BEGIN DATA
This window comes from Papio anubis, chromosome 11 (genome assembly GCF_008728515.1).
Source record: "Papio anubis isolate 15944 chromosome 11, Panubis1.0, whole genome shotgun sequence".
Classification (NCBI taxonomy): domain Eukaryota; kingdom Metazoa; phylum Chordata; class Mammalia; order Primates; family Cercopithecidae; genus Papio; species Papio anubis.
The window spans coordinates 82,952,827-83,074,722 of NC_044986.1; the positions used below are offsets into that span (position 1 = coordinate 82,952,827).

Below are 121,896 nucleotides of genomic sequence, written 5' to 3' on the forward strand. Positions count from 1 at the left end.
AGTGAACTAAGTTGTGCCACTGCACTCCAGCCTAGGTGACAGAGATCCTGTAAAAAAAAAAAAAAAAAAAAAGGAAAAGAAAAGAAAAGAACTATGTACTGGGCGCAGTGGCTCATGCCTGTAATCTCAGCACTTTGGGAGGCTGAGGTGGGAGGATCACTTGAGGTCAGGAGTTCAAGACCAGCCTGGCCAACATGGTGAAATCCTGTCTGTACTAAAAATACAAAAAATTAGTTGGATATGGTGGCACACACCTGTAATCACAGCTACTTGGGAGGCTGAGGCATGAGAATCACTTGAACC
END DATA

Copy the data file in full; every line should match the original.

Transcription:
This window comes from Papio anubis, chromosome 11 (genome assembly GCF_008728515.1).
Source record: "Papio anubis isolate 15944 chromosome 11, Panubis1.0, whole genome shotgun sequence".
Classification (NCBI taxonomy): domain Eukaryota; kingdom Metazoa; phylum Chordata; class Mammalia; order Primates; family Cercopithecidae; genus Papio; species Papio anubis.
The window spans coordinates 82,952,827-83,074,722 of NC_044986.1; the positions used below are offsets into that span (position 1 = coordinate 82,952,827).

Below are 121,896 nucleotides of genomic sequence, written 5' to 3' on the forward strand. Positions count from 1 at the left end.
AGTGAACTAAGTTGTGCCACTGCACTCCAGCCTAGGTGACAGAGATCCTGTAAAAAAAAAAAAAAAAAAAAAGGAAAAGAAAAGAAAAGAACTATGTACTGGGCGCAGTGGCTCATGCCTGTAATCTCAGCACTTTGGGAGGCTGAGGTGGGAGGATCACTTGAGGTCAGGAGTTCAAGACCAGCCTGGCCAACATGGTGAAATCCTGTCTGTACTAAAAATACAAAAAATTAGTTGGATATGGTGGCACACACCTGTAATCACAGCTACTTGGGAGGCTGAGGCATGAGAATCACTTGAACC